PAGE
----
Worst commodity returns since 1987 spawned by virus sell-off

New York stock exchange (Credit: BBC)

Returns from commodities have plunged to the lowest since 1987 on fears that the fast-spreading coronavirus will crush demand for raw materials, fuel and food across the globe.

The Bloomberg Commodity Index was already headed lower due to rising supplies and global trade wars even before the outbreak. Now, the spread of the virus is exacerbating its decline. The gauge slid for a fifth session Friday, taking its weekly loss to 6.6% in the worst performance since September 2011.

While the index posted significantly larger declines in the midst of the 2008 financial crisis, the coronavirus is dragging it on an outright basis to levels even lower than it hit at the time.

Almost no commodity has been spared, with global benchmark Brent crude sliding below $50 a barrel for the first time since December 2018, grain prices heading for a second monthly loss, and even gold — a haven asset — getting hit.

The rout is showing no signs of abating as the virus continues to spread, now more quickly outside of China than within the country where the outbreak began. Major commodity trading houses are keeping employees from going abroad and several events this week at the oil industry’s biggest gathering were canceled. Fear over the economic fallout has savaged markets, sending U.S. equities to a seventh straight loss.

“It has a major impact on demand when public life virtually comes to a standstill,” said Carsten Fritsch, a commodity analyst at Commerzbank AG. “Even gold seems not immune to this at the moment.”


  • U.S. benchmark West Texas Intermediate oil has plunged 17% this week — the most since December 2008. Futures were at $44.17 a barrel at 10:47 a.m. in New York.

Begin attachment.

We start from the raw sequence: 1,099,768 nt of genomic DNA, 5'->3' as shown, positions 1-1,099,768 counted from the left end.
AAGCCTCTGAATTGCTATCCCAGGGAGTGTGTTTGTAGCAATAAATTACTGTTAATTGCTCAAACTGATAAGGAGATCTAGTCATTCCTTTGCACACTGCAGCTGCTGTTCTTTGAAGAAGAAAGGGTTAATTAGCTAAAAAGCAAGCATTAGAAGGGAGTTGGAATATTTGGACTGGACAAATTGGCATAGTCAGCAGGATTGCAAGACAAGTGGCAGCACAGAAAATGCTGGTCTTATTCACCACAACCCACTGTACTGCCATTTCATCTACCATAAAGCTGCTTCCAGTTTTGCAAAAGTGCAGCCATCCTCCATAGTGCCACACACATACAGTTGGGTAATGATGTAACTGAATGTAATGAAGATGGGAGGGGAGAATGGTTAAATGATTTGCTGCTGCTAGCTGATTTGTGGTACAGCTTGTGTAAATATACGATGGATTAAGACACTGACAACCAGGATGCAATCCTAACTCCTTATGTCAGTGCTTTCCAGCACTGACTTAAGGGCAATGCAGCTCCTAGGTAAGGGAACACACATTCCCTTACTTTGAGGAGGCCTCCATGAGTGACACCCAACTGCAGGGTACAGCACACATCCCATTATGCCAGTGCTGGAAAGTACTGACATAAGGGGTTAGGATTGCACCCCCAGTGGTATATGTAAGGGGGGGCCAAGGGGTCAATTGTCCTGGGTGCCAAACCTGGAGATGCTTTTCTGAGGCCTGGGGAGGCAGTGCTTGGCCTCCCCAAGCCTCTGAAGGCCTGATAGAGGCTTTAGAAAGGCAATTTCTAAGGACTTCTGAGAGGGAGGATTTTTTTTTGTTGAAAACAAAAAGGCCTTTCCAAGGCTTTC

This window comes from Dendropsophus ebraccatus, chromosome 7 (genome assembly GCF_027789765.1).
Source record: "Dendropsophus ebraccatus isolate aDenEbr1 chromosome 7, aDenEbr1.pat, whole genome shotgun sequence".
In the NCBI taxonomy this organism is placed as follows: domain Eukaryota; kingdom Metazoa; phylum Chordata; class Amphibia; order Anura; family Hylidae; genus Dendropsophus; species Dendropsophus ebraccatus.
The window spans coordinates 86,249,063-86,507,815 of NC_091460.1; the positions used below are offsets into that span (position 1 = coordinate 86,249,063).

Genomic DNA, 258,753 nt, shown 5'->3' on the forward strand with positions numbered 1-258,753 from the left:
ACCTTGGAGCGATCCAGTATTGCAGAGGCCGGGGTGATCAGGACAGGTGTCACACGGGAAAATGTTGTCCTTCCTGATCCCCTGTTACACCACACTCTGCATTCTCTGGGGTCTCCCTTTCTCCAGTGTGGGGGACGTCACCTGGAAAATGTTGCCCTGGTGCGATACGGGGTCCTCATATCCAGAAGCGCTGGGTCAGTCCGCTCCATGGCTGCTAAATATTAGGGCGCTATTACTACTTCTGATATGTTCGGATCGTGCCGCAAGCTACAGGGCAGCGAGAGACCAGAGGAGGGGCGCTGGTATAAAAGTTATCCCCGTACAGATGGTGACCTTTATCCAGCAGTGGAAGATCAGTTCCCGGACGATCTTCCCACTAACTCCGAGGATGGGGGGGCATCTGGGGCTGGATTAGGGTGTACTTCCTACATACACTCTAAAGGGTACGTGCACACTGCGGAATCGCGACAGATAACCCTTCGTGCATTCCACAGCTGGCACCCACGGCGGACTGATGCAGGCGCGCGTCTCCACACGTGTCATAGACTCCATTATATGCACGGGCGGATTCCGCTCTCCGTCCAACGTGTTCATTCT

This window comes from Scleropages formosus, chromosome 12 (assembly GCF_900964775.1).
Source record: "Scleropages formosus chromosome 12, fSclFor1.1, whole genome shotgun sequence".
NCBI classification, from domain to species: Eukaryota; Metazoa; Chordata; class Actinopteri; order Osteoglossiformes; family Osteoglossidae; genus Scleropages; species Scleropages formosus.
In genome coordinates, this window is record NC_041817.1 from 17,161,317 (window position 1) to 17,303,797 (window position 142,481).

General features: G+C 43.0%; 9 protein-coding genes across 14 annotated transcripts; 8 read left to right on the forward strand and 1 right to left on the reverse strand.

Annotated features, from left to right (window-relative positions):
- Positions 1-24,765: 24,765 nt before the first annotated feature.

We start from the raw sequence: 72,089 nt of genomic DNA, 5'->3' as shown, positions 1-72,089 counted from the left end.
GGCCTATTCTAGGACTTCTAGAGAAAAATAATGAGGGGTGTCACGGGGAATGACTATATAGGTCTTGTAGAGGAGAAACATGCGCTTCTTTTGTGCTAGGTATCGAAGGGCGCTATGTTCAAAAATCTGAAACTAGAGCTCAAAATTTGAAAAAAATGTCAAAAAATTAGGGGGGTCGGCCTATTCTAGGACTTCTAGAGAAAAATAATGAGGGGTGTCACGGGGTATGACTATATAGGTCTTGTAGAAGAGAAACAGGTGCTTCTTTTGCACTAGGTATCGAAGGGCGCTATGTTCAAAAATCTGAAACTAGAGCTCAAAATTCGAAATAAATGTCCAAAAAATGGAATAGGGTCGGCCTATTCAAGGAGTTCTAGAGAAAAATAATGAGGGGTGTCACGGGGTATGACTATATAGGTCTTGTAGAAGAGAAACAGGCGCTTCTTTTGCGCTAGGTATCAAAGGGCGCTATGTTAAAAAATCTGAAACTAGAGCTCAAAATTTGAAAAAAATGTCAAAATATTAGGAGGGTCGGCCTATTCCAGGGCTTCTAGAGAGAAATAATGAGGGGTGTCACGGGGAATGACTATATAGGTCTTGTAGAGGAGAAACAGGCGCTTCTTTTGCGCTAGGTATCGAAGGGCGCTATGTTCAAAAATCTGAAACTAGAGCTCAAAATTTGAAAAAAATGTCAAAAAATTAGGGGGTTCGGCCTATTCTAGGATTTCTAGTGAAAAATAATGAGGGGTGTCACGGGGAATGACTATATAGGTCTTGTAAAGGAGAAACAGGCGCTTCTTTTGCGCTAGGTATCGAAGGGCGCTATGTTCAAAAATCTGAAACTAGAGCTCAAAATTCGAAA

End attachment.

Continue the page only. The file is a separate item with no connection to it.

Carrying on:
• Brent crude for May in London fell to as low as $49.19 a barrel, ahead of a crucial meeting next week in Vienna between OPEC and its allies about whether to extend the current deal to curb output and keep prices stabilized.
  • Saudi Arabia wants the Organization of Petroleum Exporting Countries and its allies to agree to collective production cuts of an additional 1 million barrels a day.
  • Natural gas futures fell 3.5% to a fresh four-year low as forecasts show unusually mild weather spreading across the U.S. east in the first two weeks of March.


  • Spot gold fell as much as 4.5% to $1,571.51 an ounce, set for a weekly loss. Standard Chartered Bank said the drop in bullion may be driven by investors selling the metal to cover margin calls in tumbling equity markets, although it was positive on the outlook longer term as the U.S. Federal Reserve will ease interest rates.
  • Base metals are heading for a second monthly drop with zinc and aluminum hitting their lowest levels in more than three years.
  • LME copper fell as much as 1.5% to $5,533 a ton, with inventories in China expanding to the highest levels in almost three years, indicating slumping demand.
  • Mining shares continued to tumble. The Bloomberg World Mining Index posted the steepest intraday loss since 2016, and Rio Tinto Group, BHP Group and Glencore Plc all declined.

(By Pratish Narayanan)


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